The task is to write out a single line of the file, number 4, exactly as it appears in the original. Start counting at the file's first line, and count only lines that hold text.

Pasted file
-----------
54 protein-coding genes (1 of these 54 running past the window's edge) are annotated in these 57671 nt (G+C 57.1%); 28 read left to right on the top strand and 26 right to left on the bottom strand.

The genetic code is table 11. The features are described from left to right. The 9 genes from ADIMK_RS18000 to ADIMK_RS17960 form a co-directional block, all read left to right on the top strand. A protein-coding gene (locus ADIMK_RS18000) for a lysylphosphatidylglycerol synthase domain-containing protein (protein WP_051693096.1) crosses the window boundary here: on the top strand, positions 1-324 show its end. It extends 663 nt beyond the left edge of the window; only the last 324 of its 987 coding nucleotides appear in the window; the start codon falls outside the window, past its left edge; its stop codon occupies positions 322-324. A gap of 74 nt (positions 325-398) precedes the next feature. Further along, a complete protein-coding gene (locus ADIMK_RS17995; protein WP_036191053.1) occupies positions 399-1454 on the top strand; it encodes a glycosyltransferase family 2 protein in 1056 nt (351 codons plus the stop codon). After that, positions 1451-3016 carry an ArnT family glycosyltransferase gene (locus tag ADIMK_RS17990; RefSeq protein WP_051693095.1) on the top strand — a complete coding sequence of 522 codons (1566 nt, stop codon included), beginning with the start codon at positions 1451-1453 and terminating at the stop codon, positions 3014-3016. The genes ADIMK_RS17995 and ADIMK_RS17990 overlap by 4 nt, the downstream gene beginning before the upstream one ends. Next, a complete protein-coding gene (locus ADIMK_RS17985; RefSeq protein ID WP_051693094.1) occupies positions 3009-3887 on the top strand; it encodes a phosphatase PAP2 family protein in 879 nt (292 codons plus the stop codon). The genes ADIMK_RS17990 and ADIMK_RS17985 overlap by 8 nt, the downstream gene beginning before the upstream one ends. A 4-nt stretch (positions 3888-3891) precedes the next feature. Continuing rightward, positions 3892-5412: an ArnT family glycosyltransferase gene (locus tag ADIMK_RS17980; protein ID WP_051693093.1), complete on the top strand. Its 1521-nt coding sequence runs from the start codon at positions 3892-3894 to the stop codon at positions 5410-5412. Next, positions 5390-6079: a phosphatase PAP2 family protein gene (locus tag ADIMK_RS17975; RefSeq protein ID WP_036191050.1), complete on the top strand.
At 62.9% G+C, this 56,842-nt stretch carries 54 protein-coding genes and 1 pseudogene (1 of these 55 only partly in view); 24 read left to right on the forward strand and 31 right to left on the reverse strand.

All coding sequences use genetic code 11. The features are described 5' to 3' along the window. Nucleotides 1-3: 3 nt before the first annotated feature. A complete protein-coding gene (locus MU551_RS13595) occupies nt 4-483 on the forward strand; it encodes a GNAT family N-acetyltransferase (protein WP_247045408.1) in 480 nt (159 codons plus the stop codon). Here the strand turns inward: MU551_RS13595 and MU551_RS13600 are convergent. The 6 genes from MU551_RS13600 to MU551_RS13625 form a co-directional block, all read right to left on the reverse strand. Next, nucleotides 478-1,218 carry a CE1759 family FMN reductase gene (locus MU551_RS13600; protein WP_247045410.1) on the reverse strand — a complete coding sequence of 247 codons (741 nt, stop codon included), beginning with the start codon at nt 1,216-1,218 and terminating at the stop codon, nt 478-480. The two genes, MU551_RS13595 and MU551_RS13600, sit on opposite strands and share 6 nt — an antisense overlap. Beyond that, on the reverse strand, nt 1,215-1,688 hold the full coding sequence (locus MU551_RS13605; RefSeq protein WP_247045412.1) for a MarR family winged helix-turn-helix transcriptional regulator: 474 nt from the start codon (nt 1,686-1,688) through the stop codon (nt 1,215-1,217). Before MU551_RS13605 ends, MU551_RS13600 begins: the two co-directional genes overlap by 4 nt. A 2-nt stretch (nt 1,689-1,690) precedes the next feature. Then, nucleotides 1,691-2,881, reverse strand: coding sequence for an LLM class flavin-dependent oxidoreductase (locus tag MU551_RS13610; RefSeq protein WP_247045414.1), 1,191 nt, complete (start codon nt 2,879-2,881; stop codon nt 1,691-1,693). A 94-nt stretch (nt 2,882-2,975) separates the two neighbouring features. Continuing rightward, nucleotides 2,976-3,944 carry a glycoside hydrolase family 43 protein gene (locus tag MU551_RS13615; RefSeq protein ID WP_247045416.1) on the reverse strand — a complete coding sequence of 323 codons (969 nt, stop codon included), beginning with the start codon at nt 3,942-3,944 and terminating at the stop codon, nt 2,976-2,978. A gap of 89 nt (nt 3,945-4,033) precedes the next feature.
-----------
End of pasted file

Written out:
All coding sequences use genetic code 11. The features are described 5' to 3' along the window. Nucleotides 1-3: 3 nt before the first annotated feature. A complete protein-coding gene (locus MU551_RS13595) occupies nt 4-483 on the forward strand; it encodes a GNAT family N-acetyltransferase (protein WP_247045408.1) in 480 nt (159 codons plus the stop codon). Here the strand turns inward: MU551_RS13595 and MU551_RS13600 are convergent. The 6 genes from MU551_RS13600 to MU551_RS13625 form a co-directional block, all read right to left on the reverse strand. Next, nucleotides 478-1,218 carry a CE1759 family FMN reductase gene (locus MU551_RS13600; protein WP_247045410.1) on the reverse strand — a complete coding sequence of 247 codons (741 nt, stop codon included), beginning with the start codon at nt 1,216-1,218 and terminating at the stop codon, nt 478-480. The two genes, MU551_RS13595 and MU551_RS13600, sit on opposite strands and share 6 nt — an antisense overlap. Beyond that, on the reverse strand, nt 1,215-1,688 hold the full coding sequence (locus MU551_RS13605; RefSeq protein WP_247045412.1) for a MarR family winged helix-turn-helix transcriptional regulator: 474 nt from the start codon (nt 1,686-1,688) through the stop codon (nt 1,215-1,217). Before MU551_RS13605 ends, MU551_RS13600 begins: the two co-directional genes overlap by 4 nt. A 2-nt stretch (nt 1,689-1,690) precedes the next feature. Then, nucleotides 1,691-2,881, reverse strand: coding sequence for an LLM class flavin-dependent oxidoreductase (locus tag MU551_RS13610; RefSeq protein WP_247045414.1), 1,191 nt, complete (start codon nt 2,879-2,881; stop codon nt 1,691-1,693). A 94-nt stretch (nt 2,882-2,975) separates the two neighbouring features. Continuing rightward, nucleotides 2,976-3,944 carry a glycoside hydrolase family 43 protein gene (locus tag MU551_RS13615; RefSeq protein ID WP_247045416.1) on the reverse strand — a complete coding sequence of 323 codons (969 nt, stop codon included), beginning with the start codon at nt 3,942-3,944 and terminating at the stop codon, nt 2,976-2,978. A gap of 89 nt (nt 3,945-4,033) precedes the next feature.